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Four things we learned from the Giants 22-21 loss to the Eagles

What can we take away from the Giants’ latest loss

NFL: New York Giants at Philadelphia Eagles Bill Streicher-USA TODAY Sports

It’s only right that the game between the New York Giants and Philadelphia Eagles came down to the wire. In a hapless NFC-East division with 4 teams sharing 5 wins, the outcome of this weekend could have shaped the play-off hunt in the division.

And it looked as though the Giants were finally going to pull one out against their division rivals. The Eagles struggled all game to overcome injury and their own mistakes, while the Giants did just enough to claw out a 21-10 lead with just 6:10 left to play.

Hopes of a winning streak and a potential share of the lead in the NFC East for the New York Giants were dashed at the last minute as the Philly finally managed to find their way into the endzone for a go-ahead touchdown.

What have we learned as the Giants have fall to 1-6 on the season?

Andrew Thomas’ struggles continue

One of the big stories for the first half of the Giants’ 2020 season has been the play of the 4th overall pick. Rookie LT Andrew Thomas has been giving up pressure all season long, struggling against just about every defense the Giants have seen.

That trend continued this week against the Eagles, as their defensive front took turns working Thomas all game long. He was beaten by a variety of players, and was particularly vulnerable to inside moves. Thomas’ struggles are put in even more stark contrast with the other rookie tackles taken in the first round playing relatively well. Former Giant Chris Canty brought up the one comparison Giants fans don’t want to see.

The Giants might have found their running back

And no, it’s not Daniel Jones — although he remains their best runner.

Wayne Gallman Jr. emerged following Devonta Freeman’s ankle injury and actually provided a spark for the Giants on the ground from their backfield. Gallman has mostly been a fringe player since being drafted, lost in Ben McAdoo’s lack of a running game and forgotten in Pat Shurmur’s offense. He finally got a real chance against the Eagles and showed that his ability to commit and hit a hole hard could pay off. The running room was largely limited — as it has been all season — but the few times Gallman was able to find a crease, he hit it hard and picked up respectable yardage. He finished with 34 yards and a touchdown on 10 carries, as well as catching all 5 targets (for 20 yards) as a receiver.

Gallman should have earned himself a larger roll next week against the Tampa Bay Buccaneers .

Evan Engram is the goat

The Giants had a chance to ice the game on their second-to-last possession. They had taken a 21-16 lead and Philly failed to convert (yet another) 2-point conversion. A field goal would have forced the Eagles to score a touchdown and pick up 2-points, while a touchdown would have ended the game altogether.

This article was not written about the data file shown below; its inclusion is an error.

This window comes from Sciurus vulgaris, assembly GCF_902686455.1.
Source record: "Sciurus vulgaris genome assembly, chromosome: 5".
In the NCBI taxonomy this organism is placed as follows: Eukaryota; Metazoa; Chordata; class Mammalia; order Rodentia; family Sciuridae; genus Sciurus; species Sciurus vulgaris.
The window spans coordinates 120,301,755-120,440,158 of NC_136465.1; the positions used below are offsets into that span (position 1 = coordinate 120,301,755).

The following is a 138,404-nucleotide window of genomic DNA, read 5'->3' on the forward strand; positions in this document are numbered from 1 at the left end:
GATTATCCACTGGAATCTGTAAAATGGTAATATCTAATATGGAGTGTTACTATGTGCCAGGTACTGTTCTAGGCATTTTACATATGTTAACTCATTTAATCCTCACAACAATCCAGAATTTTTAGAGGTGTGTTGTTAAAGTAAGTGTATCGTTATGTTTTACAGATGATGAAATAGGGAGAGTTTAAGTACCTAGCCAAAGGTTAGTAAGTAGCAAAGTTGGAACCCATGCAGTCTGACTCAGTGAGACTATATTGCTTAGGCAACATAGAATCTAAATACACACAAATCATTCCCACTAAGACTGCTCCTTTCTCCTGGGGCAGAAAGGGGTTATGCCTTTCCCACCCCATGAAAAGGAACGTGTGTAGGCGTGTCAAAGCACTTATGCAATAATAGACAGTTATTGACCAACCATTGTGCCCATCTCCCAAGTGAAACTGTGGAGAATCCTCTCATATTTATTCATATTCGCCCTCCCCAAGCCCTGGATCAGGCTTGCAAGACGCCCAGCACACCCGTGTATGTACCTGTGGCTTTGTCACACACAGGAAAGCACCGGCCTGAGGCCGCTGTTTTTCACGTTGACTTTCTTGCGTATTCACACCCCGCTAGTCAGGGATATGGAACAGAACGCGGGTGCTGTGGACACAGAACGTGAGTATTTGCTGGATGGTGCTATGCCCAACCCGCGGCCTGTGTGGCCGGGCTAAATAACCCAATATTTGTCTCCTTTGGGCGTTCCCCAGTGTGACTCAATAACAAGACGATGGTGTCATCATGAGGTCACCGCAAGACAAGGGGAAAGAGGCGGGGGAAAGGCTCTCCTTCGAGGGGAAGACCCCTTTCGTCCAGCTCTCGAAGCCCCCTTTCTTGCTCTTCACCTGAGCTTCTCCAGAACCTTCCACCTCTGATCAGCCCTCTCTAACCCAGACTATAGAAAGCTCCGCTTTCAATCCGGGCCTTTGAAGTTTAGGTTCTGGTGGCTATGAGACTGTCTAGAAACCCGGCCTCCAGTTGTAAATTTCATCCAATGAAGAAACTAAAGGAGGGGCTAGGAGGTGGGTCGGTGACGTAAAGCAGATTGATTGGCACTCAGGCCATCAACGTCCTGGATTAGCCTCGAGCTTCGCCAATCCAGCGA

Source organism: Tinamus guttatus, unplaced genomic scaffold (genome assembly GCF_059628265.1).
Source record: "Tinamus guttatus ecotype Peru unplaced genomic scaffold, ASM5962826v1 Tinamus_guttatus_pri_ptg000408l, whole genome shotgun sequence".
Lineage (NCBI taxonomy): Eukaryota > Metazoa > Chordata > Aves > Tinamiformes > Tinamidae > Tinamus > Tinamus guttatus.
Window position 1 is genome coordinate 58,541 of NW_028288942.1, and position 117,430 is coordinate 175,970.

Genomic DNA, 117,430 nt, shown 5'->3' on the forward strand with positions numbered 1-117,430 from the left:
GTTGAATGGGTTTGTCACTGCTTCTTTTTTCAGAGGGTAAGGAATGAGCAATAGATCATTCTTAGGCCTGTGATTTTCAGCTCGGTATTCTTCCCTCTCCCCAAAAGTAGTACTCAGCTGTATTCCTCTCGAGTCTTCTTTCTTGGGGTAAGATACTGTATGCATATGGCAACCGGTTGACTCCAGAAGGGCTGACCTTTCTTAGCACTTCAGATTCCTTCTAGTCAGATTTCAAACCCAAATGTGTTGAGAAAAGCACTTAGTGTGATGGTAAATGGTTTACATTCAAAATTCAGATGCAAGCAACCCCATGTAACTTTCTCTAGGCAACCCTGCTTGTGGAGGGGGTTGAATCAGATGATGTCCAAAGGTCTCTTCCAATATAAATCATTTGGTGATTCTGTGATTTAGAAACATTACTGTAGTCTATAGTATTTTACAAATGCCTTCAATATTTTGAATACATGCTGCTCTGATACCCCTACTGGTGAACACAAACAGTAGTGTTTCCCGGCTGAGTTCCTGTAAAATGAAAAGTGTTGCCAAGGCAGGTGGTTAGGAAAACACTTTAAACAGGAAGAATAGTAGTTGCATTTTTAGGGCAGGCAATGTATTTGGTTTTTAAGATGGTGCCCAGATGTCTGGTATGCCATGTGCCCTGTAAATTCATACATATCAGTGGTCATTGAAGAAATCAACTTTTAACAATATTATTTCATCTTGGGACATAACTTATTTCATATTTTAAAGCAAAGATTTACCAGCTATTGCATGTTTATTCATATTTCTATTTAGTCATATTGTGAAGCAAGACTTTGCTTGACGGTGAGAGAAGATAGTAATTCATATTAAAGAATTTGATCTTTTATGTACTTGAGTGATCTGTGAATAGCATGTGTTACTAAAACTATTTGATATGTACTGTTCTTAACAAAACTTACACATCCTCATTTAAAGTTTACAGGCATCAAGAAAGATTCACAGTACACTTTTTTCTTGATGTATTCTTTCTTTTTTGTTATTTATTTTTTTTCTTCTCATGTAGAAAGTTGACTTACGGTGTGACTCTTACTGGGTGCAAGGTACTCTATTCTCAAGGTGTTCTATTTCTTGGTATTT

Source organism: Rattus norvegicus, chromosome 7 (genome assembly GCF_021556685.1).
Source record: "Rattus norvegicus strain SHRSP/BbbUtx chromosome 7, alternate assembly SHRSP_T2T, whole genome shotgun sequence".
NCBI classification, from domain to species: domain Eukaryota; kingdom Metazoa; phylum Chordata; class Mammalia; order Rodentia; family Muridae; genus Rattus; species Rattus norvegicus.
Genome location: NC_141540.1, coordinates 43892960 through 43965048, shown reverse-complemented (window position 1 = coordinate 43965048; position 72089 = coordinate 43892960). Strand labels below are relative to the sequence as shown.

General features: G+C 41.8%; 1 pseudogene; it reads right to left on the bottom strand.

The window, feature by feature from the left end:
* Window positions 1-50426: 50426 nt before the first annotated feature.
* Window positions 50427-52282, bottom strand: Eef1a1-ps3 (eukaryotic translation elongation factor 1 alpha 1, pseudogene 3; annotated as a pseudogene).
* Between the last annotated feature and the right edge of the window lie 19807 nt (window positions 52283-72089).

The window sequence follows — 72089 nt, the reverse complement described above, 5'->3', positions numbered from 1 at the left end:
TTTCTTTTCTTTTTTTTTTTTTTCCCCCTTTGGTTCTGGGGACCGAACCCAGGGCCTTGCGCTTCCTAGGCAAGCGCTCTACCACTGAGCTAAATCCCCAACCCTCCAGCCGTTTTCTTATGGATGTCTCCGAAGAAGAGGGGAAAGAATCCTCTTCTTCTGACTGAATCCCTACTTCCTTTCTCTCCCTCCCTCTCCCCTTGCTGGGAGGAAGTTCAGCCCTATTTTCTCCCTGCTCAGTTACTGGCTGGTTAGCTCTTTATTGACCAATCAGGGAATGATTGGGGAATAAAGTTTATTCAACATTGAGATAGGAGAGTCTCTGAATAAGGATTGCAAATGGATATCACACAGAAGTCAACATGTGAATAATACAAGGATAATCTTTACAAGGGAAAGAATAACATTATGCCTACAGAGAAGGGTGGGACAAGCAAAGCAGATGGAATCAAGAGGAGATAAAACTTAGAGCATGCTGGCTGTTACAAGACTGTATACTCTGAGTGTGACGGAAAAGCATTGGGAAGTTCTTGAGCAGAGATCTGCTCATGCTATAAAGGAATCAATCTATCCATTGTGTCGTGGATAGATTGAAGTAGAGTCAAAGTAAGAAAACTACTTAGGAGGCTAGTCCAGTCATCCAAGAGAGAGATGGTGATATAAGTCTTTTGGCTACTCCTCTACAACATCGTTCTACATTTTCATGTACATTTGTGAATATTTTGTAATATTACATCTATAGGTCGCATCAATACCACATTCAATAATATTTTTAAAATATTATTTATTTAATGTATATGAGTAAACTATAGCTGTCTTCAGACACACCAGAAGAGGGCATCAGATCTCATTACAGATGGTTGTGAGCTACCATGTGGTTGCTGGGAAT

Jones tried to find Evan Engram deep down the sideline, but the ball just glanced off his fingertips. The blame for the play was immediately placed on the tight end.

Personally, I think demanding Engram’s head on a spike is extreme. Engram might have been able to make more of an effort to haul in the pass (and he definitely needs to work on his catching technique). But it was also thrown just out of his reach. Football is a game of inches, and in this case, while it was a very pretty ball, it looked like it was just 2 or 3 inches too far down the field. That’s exacting, but that’s also the margin of error professionals are playing in.

If I can be a bit introspective for a minute, these are the kinds of plays that teams who have “earned the right to win” make, and teams that aren’t there yet don’t make. If we’re being completely honest, there were probably a dozen (or more) smaller moments throughout the game that would have changed things in favor of the Giants. That was just where the slack ran out.

Jones and Engram will probably each beat themselves up for the missed opportunity, but that doesn’t matter; Engram will spend the next 10 days taking all of the blame — he might even find himself benched or traded.

At least we didn’t get a fifth quarter

I’m not sure this game could have ended any differently.

For most of the third and fourth quarters, it looked as though the Giants would finally come away from a road game in Philly with a win. The Giants were moving the ball well on offense and abusing the Eagles’ injury-ravaged offensive line on defense. And even when the Eagles were able to get into scoring position, they fell apart and left gobs of points on the field.

Then bad play and dumb penalties started adding up on the Giants’ side of things. The Giants lost receivers in coverage and played sloppy, leading to too many second chances for Carson Wentz and the Eagles’ offense. Eventually they hit pay-dirt after enough of those chances for the go-ahead touchdown. The Giants had a chance to get Graham Gano into position, but the game ultimately ended on a sack fumble.

It shouldn’t be surprising that the Giants, who have struggled with turnovers all year and have one of the worst turnover differentials in the league would end on a fumble by Jones.

And really, there was a lot of bad football played this game by both teams, so if we’re looking for a silver lining, at least the game ended soon enough that they couldn’t play more bad football.